“There is nothing glamorous about electrocuting animals to death. Fur farms have no place in a modern society, and it is essential that we end the fur trade for good.”
An undercover video has revealed evidence of extreme animal suffering on multiple fur farms in China – with one farmer also admitting that the ‘meat from slaughtered fur animals is being sold to local restaurants for human consumption’.
China is the largest fur producing industry in the world and animal welfare charity Humane Society International (HSI) conducted the investigation at 13 fur farms between November and December last year.
Footage obtained from one farm shows raccoon dogs being so ‘ineptly electrocuted that experts say they will have been rendered paralyzed but still conscious while experiencing slow, agonizing deaths from cardiac arrest’.
Fur farmers often use a double-spiked lance attached to a high voltage battery for electrocution purposes. The animals are stabbed in random parts of the body, because of which the electric shock doesn’t instantly kill but paralyses them leading to painful, agonizing slow deaths.
Caged foxes were taped displaying classic symptoms of mental breakdown by repetitively spinning and pacing in their tiny, barren, wire cages.
The team said the investigation not only revealed breaches of many of China’s fur farming regulations on animal housing, welfare, slaughter, and epidemic control, but a farmer also disclosed that the meat from the slaughtered animals is bought by local restaurants for human consumption.
‘Cruelty in the name of fashion’
“Animals on fur farms live in a world of constant fear and suffering, and this latest investigation is further evidence of that,” Kitty Block, CEO, and president of the Humane Society of the United States and president of Humane Society International said in an online statement.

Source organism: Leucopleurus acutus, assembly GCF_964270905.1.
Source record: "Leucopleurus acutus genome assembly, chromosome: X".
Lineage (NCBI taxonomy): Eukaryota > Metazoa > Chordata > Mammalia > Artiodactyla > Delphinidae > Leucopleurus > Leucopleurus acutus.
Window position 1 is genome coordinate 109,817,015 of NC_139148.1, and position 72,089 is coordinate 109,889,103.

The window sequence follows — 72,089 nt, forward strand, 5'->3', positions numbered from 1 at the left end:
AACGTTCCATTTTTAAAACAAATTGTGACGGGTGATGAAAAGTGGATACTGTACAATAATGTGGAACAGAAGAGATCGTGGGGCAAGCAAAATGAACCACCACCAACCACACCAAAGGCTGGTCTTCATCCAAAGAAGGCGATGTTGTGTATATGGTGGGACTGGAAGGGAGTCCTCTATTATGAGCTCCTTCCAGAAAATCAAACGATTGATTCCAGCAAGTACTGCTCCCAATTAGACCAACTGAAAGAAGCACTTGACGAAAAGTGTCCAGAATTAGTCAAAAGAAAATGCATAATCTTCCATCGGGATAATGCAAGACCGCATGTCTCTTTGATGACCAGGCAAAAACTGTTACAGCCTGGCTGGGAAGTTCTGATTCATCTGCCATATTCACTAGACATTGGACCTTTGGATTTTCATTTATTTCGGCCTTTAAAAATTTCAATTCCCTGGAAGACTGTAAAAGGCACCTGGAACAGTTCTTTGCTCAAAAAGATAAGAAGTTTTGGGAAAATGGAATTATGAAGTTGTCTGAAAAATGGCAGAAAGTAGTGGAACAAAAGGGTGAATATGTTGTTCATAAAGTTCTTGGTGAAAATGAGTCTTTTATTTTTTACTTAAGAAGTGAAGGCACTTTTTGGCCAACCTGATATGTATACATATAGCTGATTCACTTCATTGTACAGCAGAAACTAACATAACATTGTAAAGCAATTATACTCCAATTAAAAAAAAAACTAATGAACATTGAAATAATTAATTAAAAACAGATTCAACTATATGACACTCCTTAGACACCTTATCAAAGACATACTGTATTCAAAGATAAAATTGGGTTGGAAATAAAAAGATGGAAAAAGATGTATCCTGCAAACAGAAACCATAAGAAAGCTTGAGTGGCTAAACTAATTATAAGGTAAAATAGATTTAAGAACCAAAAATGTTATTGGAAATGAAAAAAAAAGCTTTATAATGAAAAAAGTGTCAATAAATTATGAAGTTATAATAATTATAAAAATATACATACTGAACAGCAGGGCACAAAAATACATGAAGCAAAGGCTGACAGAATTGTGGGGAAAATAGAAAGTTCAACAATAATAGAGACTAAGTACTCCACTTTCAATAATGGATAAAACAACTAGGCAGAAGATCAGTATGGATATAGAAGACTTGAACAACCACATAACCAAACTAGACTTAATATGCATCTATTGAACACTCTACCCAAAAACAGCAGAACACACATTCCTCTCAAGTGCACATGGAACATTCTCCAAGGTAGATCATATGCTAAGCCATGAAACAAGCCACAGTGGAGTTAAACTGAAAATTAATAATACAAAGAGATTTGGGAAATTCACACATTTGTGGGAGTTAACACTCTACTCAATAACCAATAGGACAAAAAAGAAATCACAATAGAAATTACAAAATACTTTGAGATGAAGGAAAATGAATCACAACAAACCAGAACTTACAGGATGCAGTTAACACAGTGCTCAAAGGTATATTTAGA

“It’s hard to imagine that anyone still stands by this cruelty in the name of fashion. There is nothing glamorous about electrocuting animals to death. Fur farms have no place in a modern society, and it is essential that we end the fur trade for good.”
COVID-19 and fur farms
HSI also reported that biosecurity measures and disease control regulations were routinely ignored at these particular farms despite COVID-19 outbreaks being reported on at least 422 mink fur farms in 11 different countries in Europe and North America and raccoon dogs and foxes also equally susceptible of contracting coronaviruses.
According to experts, animals reared in high-stress environments are more likely to contract viral infections and also increase the scale of “virus shedding”.
This further increases the risk of further outbreaks of zoonotic diseases – much like the coronavirus, which is thought to have passed from a pangolin infected by bats to humans at a wet market in Wuhan.
“In the past months, the public has been confronted with the fact that fur farms are not only places of enormous animal suffering, but they can also act as virus factories,” Claire Bass, executive director of HSI/UK, said.
“The living conditions on fur farms, which confine wild species at high densities and in close proximity, fail to satisfy the animals’ most basic welfare needs, leaving them highly stressed, which can lead to their immune systems being compromised.
“Mink, foxes, and raccoon dogs are all capable of being infected with coronaviruses, and the outbreaks of the SARS-CoV-2 virus on fur farms across Europe and North America have confronted us with the terrifying reality that fur factory farms create ideal conditions for diseases to spread from one animal to another, and for viruses to mutate into forms potentially virulent to humans.”
‘Time to make fur history’
Bass added: “We don’t need frivolous fur fashion. And we certainly don’t need these unnecessary reservoirs for coronaviruses. More than ever, it is time to make fur history.”
The evidence has been provided to Chinese authorities, both in Beijing and in London.
HSI is also campaigning to end the cruel fur trade for good. You can help by signing the petition here.
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